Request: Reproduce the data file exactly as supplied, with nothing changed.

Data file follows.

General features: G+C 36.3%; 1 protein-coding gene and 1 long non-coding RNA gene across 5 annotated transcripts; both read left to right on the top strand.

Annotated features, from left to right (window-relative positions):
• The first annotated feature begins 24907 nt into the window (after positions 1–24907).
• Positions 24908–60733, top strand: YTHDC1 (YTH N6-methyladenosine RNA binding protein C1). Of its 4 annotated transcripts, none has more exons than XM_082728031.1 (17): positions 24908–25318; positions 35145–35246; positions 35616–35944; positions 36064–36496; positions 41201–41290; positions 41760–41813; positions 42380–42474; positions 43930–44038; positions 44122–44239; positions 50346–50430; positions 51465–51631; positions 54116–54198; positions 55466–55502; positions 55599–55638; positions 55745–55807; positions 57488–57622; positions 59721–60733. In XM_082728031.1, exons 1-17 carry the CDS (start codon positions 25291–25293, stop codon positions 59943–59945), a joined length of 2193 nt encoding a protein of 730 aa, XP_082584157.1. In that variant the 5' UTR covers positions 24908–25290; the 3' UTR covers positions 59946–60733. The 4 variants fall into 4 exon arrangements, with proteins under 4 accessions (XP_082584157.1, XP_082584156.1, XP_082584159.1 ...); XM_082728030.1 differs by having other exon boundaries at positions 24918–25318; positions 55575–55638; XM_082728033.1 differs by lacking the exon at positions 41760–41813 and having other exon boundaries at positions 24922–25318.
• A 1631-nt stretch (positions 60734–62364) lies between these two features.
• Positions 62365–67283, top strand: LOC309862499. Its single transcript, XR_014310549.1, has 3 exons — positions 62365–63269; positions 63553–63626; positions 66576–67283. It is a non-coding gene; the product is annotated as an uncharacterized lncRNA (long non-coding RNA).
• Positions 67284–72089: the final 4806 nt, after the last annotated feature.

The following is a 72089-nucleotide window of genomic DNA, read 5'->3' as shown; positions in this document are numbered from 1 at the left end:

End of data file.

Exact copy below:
General features: G+C 36.3%; 1 protein-coding gene and 1 long non-coding RNA gene across 5 annotated transcripts; both read left to right on the top strand.

Annotated features, from left to right (window-relative positions):
• The first annotated feature begins 24907 nt into the window (after positions 1–24907).
• Positions 24908–60733, top strand: YTHDC1 (YTH N6-methyladenosine RNA binding protein C1). Of its 4 annotated transcripts, none has more exons than XM_082728031.1 (17): positions 24908–25318; positions 35145–35246; positions 35616–35944; positions 36064–36496; positions 41201–41290; positions 41760–41813; positions 42380–42474; positions 43930–44038; positions 44122–44239; positions 50346–50430; positions 51465–51631; positions 54116–54198; positions 55466–55502; positions 55599–55638; positions 55745–55807; positions 57488–57622; positions 59721–60733. In XM_082728031.1, exons 1-17 carry the CDS (start codon positions 25291–25293, stop codon positions 59943–59945), a joined length of 2193 nt encoding a protein of 730 aa, XP_082584157.1. In that variant the 5' UTR covers positions 24908–25290; the 3' UTR covers positions 59946–60733. The 4 variants fall into 4 exon arrangements, with proteins under 4 accessions (XP_082584157.1, XP_082584156.1, XP_082584159.1 ...); XM_082728030.1 differs by having other exon boundaries at positions 24918–25318; positions 55575–55638; XM_082728033.1 differs by lacking the exon at positions 41760–41813 and having other exon boundaries at positions 24922–25318.
• A 1631-nt stretch (positions 60734–62364) lies between these two features.
• Positions 62365–67283, top strand: LOC309862499. Its single transcript, XR_014310549.1, has 3 exons — positions 62365–63269; positions 63553–63626; positions 66576–67283. It is a non-coding gene; the product is annotated as an uncharacterized lncRNA (long non-coding RNA).
• Positions 67284–72089: the final 4806 nt, after the last annotated feature.

The following is a 72089-nucleotide window of genomic DNA, read 5'->3' as shown; positions in this document are numbered from 1 at the left end: